Where do I start for this post? My friend, Evie suggested that I say, “My parents raised me and I turned out totally awesome. That is all.” I kind of agree, but that’s beside the point. 🙂
Sara suggested I tell the story of how my parents met, but all I know about that is that it was at church, and my mom thought my dad had a nice butt. Where do I go with that one?
I think I’m just going to have to suck it up and wing it – in order to stick to the 30-day challenge thing. I already cheated by posting Dain’s birthday, after all.
My parents will have been married for thirty years this coming November. This coming November, my parents will have survived one year with cancer. My dad told me once that he and mom had one goal in raising us girls – that we would always know that we were loved. No matter what we did, where we were, or who we were with; we would know that at home, love waited for us. They succeeded in that.
I get my looks from my mom. I look in the mirror every morning and say, “Hello, Mother!” And that is not a bad thing.
My parents are silly, silly people. There’s a saying in our house: “If Mom & Dad aren’t laughing at you at some point, they probably don’t like you.” Laughter is the highest compliment they can pay – and they are never cruel.
My mother is stronger than she thinks she is. Of course, she doesn’t think so, and this is one instance in which she is actually wrong. Her strength comes from the Lord, and therefore, cannot be exaggerated.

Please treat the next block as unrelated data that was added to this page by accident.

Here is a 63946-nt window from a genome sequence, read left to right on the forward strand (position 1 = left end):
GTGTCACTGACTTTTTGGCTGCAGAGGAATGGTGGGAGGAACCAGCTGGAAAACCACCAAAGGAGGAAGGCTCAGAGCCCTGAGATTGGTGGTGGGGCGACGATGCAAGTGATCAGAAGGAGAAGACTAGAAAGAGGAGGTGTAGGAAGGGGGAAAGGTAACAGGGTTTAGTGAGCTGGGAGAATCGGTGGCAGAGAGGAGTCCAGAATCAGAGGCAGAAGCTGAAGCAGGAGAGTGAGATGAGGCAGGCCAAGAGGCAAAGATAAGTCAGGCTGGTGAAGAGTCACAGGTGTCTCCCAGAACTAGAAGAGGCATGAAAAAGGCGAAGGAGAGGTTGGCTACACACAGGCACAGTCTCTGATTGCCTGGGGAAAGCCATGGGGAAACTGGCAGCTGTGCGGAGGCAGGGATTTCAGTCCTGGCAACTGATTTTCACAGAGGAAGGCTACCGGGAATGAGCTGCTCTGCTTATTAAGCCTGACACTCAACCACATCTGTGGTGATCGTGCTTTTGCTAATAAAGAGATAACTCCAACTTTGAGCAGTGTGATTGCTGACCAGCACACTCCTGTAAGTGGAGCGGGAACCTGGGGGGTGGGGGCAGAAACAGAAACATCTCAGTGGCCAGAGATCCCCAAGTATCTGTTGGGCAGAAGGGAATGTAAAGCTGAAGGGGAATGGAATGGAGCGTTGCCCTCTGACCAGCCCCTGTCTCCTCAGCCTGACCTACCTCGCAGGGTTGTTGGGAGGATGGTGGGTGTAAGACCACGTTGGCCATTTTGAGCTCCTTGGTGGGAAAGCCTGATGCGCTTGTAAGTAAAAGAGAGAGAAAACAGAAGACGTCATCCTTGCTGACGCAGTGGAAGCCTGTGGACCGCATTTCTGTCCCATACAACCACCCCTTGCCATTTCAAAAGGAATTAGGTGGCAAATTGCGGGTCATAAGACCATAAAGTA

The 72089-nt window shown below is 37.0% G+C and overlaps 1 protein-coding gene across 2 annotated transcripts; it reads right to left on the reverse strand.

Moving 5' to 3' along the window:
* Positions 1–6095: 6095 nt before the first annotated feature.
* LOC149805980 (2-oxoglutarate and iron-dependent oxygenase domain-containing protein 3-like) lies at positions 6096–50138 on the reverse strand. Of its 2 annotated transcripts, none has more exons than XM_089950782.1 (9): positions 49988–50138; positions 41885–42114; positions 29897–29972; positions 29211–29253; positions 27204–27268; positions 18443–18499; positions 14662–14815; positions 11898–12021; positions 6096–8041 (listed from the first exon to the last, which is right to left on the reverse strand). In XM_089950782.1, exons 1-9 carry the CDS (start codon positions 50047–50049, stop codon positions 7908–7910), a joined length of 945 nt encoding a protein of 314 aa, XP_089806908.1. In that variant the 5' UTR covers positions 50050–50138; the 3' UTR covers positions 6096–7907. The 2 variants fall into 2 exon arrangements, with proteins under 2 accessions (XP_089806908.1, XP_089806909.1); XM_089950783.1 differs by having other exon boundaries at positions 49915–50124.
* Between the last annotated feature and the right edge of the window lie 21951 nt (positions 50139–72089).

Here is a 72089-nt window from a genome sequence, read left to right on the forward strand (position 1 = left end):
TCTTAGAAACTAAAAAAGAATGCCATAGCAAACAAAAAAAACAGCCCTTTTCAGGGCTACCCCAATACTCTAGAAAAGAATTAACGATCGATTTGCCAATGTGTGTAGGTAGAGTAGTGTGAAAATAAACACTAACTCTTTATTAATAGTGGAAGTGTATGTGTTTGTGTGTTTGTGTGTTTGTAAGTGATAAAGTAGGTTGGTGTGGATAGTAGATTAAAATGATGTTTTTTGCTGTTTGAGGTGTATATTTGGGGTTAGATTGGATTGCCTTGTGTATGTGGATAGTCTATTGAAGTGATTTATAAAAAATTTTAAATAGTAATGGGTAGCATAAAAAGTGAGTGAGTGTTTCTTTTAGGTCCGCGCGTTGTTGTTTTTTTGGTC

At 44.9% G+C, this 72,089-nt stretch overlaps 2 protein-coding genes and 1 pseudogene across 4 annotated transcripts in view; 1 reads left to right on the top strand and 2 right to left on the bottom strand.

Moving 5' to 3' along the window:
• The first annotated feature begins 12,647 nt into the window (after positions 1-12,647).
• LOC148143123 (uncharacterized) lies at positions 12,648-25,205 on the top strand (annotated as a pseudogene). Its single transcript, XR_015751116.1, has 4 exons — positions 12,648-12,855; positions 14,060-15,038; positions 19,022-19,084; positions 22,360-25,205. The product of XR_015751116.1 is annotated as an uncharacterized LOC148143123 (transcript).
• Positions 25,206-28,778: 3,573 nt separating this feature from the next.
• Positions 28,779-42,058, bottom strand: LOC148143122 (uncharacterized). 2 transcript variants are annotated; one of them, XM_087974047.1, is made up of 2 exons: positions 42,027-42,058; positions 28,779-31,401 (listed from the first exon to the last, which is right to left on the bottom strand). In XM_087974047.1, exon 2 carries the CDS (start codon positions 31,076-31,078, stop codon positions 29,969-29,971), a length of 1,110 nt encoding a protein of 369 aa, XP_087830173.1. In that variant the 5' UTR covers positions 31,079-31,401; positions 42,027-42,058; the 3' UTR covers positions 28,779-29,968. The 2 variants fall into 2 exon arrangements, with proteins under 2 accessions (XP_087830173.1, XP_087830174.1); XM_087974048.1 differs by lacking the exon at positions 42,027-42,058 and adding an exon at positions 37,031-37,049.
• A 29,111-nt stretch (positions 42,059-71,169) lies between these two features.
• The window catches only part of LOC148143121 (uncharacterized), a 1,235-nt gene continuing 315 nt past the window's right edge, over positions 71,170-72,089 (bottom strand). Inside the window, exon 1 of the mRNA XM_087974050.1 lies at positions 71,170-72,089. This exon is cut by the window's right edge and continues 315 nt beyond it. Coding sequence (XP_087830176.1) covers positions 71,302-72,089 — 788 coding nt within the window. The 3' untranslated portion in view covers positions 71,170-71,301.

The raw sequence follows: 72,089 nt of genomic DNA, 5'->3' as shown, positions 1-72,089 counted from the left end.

My first date was my dad, who took the time to show me how a young man should be expected to treat me – with respect, honor, and kindness.
When I had my first cycle, it was my mom who took me out for a girl’s night on the town, and made it so special. What I remember most is how grown-up and womanly I felt that night. She took all the fear and nervousness about it completely away, and made it seem so normal. (Which, of course, it is.) I actually look forward to the day I get to do the same for my own daughters.
Memory after memory after memory was created by my parents. Little snapshots flash in my mind as I’m writing. Dad teaching me to balance a checkbook. Mom teaching me to cook by telling me to put a roast in the oven – and that’s it.
Watching the Andy Griffith Show. Dad taking an hour to pick a movie at the rental store. Seeing “Independence Day” with Mom. Mom knowing things about me before I knew them. Dad taking me to see Larry Norman in Salem. Mom visiting colleges with me. Hiking Thielsen with Dad.
Mom being at every single one of my births. Mom always being the “road mom” on field trips. Dad helping me with Algebra. Mom and Dad always in the audience when I was dancing, acting, singing, or all three.
I need to stop. I’m going to end up crying.
Mom and Dad – if you’re reading this – I love you so much. I would say that there are no words, but apparently, there are plenty. 🙂